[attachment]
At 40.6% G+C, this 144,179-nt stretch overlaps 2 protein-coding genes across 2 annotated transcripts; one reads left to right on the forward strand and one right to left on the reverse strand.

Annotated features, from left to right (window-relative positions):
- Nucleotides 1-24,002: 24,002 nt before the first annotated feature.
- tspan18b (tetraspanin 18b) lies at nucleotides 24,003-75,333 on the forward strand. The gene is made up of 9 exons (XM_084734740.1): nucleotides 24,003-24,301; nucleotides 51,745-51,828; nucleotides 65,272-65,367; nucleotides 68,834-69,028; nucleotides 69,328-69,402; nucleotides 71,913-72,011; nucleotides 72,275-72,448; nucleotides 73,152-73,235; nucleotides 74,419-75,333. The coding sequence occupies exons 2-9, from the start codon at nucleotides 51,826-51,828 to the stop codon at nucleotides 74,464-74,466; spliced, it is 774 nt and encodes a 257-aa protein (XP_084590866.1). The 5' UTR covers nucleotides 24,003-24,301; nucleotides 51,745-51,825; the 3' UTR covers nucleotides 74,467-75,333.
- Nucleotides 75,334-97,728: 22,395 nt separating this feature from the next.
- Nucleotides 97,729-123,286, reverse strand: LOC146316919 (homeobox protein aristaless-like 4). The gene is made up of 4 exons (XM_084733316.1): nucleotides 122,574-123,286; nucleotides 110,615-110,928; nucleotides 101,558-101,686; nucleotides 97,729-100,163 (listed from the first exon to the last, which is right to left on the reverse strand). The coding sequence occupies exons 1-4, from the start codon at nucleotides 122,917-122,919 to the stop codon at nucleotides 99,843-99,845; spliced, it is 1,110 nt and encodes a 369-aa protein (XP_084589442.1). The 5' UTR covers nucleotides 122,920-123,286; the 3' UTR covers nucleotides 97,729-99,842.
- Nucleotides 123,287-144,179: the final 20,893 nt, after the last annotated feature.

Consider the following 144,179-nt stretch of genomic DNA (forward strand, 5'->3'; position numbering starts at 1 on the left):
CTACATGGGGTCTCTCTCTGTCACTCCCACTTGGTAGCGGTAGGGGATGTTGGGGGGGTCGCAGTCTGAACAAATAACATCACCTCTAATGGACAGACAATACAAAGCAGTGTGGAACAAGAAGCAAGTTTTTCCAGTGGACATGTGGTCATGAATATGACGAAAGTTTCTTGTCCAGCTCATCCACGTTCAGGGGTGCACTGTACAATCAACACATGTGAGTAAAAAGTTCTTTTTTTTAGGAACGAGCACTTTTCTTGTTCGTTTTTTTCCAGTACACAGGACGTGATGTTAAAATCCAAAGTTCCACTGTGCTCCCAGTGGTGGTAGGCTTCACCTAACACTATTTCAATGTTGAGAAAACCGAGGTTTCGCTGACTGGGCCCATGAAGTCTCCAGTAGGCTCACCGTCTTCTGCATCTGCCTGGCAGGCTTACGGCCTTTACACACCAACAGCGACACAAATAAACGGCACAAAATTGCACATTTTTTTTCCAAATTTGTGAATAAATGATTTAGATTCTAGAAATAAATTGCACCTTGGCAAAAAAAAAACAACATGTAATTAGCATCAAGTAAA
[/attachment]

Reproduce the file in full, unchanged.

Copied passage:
At 40.6% G+C, this 144,179-nt stretch overlaps 2 protein-coding genes across 2 annotated transcripts; one reads left to right on the forward strand and one right to left on the reverse strand.

Annotated features, from left to right (window-relative positions):
- Nucleotides 1-24,002: 24,002 nt before the first annotated feature.
- tspan18b (tetraspanin 18b) lies at nucleotides 24,003-75,333 on the forward strand. The gene is made up of 9 exons (XM_084734740.1): nucleotides 24,003-24,301; nucleotides 51,745-51,828; nucleotides 65,272-65,367; nucleotides 68,834-69,028; nucleotides 69,328-69,402; nucleotides 71,913-72,011; nucleotides 72,275-72,448; nucleotides 73,152-73,235; nucleotides 74,419-75,333. The coding sequence occupies exons 2-9, from the start codon at nucleotides 51,826-51,828 to the stop codon at nucleotides 74,464-74,466; spliced, it is 774 nt and encodes a 257-aa protein (XP_084590866.1). The 5' UTR covers nucleotides 24,003-24,301; nucleotides 51,745-51,825; the 3' UTR covers nucleotides 74,467-75,333.
- Nucleotides 75,334-97,728: 22,395 nt separating this feature from the next.
- Nucleotides 97,729-123,286, reverse strand: LOC146316919 (homeobox protein aristaless-like 4). The gene is made up of 4 exons (XM_084733316.1): nucleotides 122,574-123,286; nucleotides 110,615-110,928; nucleotides 101,558-101,686; nucleotides 97,729-100,163 (listed from the first exon to the last, which is right to left on the reverse strand). The coding sequence occupies exons 1-4, from the start codon at nucleotides 122,917-122,919 to the stop codon at nucleotides 99,843-99,845; spliced, it is 1,110 nt and encodes a 369-aa protein (XP_084589442.1). The 5' UTR covers nucleotides 122,920-123,286; the 3' UTR covers nucleotides 97,729-99,842.
- Nucleotides 123,287-144,179: the final 20,893 nt, after the last annotated feature.

Consider the following 144,179-nt stretch of genomic DNA (forward strand, 5'->3'; position numbering starts at 1 on the left):
CTACATGGGGTCTCTCTCTGTCACTCCCACTTGGTAGCGGTAGGGGATGTTGGGGGGGTCGCAGTCTGAACAAATAACATCACCTCTAATGGACAGACAATACAAAGCAGTGTGGAACAAGAAGCAAGTTTTTCCAGTGGACATGTGGTCATGAATATGACGAAAGTTTCTTGTCCAGCTCATCCACGTTCAGGGGTGCACTGTACAATCAACACATGTGAGTAAAAAGTTCTTTTTTTTAGGAACGAGCACTTTTCTTGTTCGTTTTTTTCCAGTACACAGGACGTGATGTTAAAATCCAAAGTTCCACTGTGCTCCCAGTGGTGGTAGGCTTCACCTAACACTATTTCAATGTTGAGAAAACCGAGGTTTCGCTGACTGGGCCCATGAAGTCTCCAGTAGGCTCACCGTCTTCTGCATCTGCCTGGCAGGCTTACGGCCTTTACACACCAACAGCGACACAAATAAACGGCACAAAATTGCACATTTTTTTTCCAAATTTGTGAATAAATGATTTAGATTCTAGAAATAAATTGCACCTTGGCAAAAAAAAAACAACATGTAATTAGCATCAAGTAAA